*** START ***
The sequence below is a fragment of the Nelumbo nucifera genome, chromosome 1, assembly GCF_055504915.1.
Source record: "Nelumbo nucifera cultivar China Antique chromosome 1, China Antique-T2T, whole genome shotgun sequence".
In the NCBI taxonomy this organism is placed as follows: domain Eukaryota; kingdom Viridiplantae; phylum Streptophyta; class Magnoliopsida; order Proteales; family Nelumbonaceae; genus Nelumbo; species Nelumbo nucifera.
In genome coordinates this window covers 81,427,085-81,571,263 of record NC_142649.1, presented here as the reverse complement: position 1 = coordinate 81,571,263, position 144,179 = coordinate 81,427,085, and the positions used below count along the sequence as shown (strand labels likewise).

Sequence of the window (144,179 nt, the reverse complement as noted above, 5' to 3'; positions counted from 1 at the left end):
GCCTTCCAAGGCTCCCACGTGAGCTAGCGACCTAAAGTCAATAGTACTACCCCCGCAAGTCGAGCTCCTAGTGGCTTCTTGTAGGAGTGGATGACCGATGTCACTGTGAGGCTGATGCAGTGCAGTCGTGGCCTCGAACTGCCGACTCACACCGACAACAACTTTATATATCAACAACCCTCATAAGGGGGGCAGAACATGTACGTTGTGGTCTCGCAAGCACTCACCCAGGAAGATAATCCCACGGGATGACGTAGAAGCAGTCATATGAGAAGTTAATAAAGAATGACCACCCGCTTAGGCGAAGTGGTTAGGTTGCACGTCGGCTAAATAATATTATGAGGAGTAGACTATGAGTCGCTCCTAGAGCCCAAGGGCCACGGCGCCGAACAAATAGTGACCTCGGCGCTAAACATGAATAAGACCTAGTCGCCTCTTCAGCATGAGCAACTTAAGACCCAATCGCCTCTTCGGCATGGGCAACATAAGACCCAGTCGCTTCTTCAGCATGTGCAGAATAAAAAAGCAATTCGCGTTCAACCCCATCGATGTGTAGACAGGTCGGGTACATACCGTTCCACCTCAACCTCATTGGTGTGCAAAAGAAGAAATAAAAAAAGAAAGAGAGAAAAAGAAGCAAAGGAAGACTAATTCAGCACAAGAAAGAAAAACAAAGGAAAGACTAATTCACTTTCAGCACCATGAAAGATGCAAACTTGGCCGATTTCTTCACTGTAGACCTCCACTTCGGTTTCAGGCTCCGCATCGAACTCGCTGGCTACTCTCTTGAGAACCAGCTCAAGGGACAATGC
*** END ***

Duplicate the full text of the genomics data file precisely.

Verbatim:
The sequence below is a fragment of the Nelumbo nucifera genome, chromosome 1, assembly GCF_055504915.1.
Source record: "Nelumbo nucifera cultivar China Antique chromosome 1, China Antique-T2T, whole genome shotgun sequence".
In the NCBI taxonomy this organism is placed as follows: domain Eukaryota; kingdom Viridiplantae; phylum Streptophyta; class Magnoliopsida; order Proteales; family Nelumbonaceae; genus Nelumbo; species Nelumbo nucifera.
In genome coordinates this window covers 81,427,085-81,571,263 of record NC_142649.1, presented here as the reverse complement: position 1 = coordinate 81,571,263, position 144,179 = coordinate 81,427,085, and the positions used below count along the sequence as shown (strand labels likewise).

Sequence of the window (144,179 nt, the reverse complement as noted above, 5' to 3'; positions counted from 1 at the left end):
GCCTTCCAAGGCTCCCACGTGAGCTAGCGACCTAAAGTCAATAGTACTACCCCCGCAAGTCGAGCTCCTAGTGGCTTCTTGTAGGAGTGGATGACCGATGTCACTGTGAGGCTGATGCAGTGCAGTCGTGGCCTCGAACTGCCGACTCACACCGACAACAACTTTATATATCAACAACCCTCATAAGGGGGGCAGAACATGTACGTTGTGGTCTCGCAAGCACTCACCCAGGAAGATAATCCCACGGGATGACGTAGAAGCAGTCATATGAGAAGTTAATAAAGAATGACCACCCGCTTAGGCGAAGTGGTTAGGTTGCACGTCGGCTAAATAATATTATGAGGAGTAGACTATGAGTCGCTCCTAGAGCCCAAGGGCCACGGCGCCGAACAAATAGTGACCTCGGCGCTAAACATGAATAAGACCTAGTCGCCTCTTCAGCATGAGCAACTTAAGACCCAATCGCCTCTTCGGCATGGGCAACATAAGACCCAGTCGCTTCTTCAGCATGTGCAGAATAAAAAAGCAATTCGCGTTCAACCCCATCGATGTGTAGACAGGTCGGGTACATACCGTTCCACCTCAACCTCATTGGTGTGCAAAAGAAGAAATAAAAAAAGAAAGAGAGAAAAAGAAGCAAAGGAAGACTAATTCAGCACAAGAAAGAAAAACAAAGGAAAGACTAATTCACTTTCAGCACCATGAAAGATGCAAACTTGGCCGATTTCTTCACTGTAGACCTCCACTTCGGTTTCAGGCTCCGCATCGAACTCGCTGGCTACTCTCTTGAGAACCAGCTCAAGGGACAATGC